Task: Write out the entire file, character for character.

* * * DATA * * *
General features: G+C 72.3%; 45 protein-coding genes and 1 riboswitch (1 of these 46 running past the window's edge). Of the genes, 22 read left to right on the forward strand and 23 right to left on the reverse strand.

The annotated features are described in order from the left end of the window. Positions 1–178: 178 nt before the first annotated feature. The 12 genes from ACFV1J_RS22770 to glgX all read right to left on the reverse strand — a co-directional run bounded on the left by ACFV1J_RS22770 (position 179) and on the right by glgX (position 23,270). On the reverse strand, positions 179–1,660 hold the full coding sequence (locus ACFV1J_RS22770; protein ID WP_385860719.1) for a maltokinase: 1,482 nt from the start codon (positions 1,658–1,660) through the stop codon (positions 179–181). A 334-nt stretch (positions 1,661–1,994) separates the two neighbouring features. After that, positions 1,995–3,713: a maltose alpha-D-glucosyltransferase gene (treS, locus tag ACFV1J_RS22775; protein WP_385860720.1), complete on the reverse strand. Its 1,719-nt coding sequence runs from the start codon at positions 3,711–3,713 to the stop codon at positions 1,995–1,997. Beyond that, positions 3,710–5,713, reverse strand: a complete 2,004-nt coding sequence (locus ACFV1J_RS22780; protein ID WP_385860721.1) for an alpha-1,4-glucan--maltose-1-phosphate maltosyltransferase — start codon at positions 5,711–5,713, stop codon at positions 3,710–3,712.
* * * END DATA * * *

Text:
General features: G+C 72.3%; 45 protein-coding genes and 1 riboswitch (1 of these 46 running past the window's edge). Of the genes, 22 read left to right on the forward strand and 23 right to left on the reverse strand.

The annotated features are described in order from the left end of the window. Positions 1–178: 178 nt before the first annotated feature. The 12 genes from ACFV1J_RS22770 to glgX all read right to left on the reverse strand — a co-directional run bounded on the left by ACFV1J_RS22770 (position 179) and on the right by glgX (position 23,270). On the reverse strand, positions 179–1,660 hold the full coding sequence (locus ACFV1J_RS22770; protein ID WP_385860719.1) for a maltokinase: 1,482 nt from the start codon (positions 1,658–1,660) through the stop codon (positions 179–181). A 334-nt stretch (positions 1,661–1,994) separates the two neighbouring features. After that, positions 1,995–3,713: a maltose alpha-D-glucosyltransferase gene (treS, locus tag ACFV1J_RS22775; protein WP_385860720.1), complete on the reverse strand. Its 1,719-nt coding sequence runs from the start codon at positions 3,711–3,713 to the stop codon at positions 1,995–1,997. Beyond that, positions 3,710–5,713, reverse strand: a complete 2,004-nt coding sequence (locus ACFV1J_RS22780; protein ID WP_385860721.1) for an alpha-1,4-glucan--maltose-1-phosphate maltosyltransferase — start codon at positions 5,711–5,713, stop codon at positions 3,710–3,712.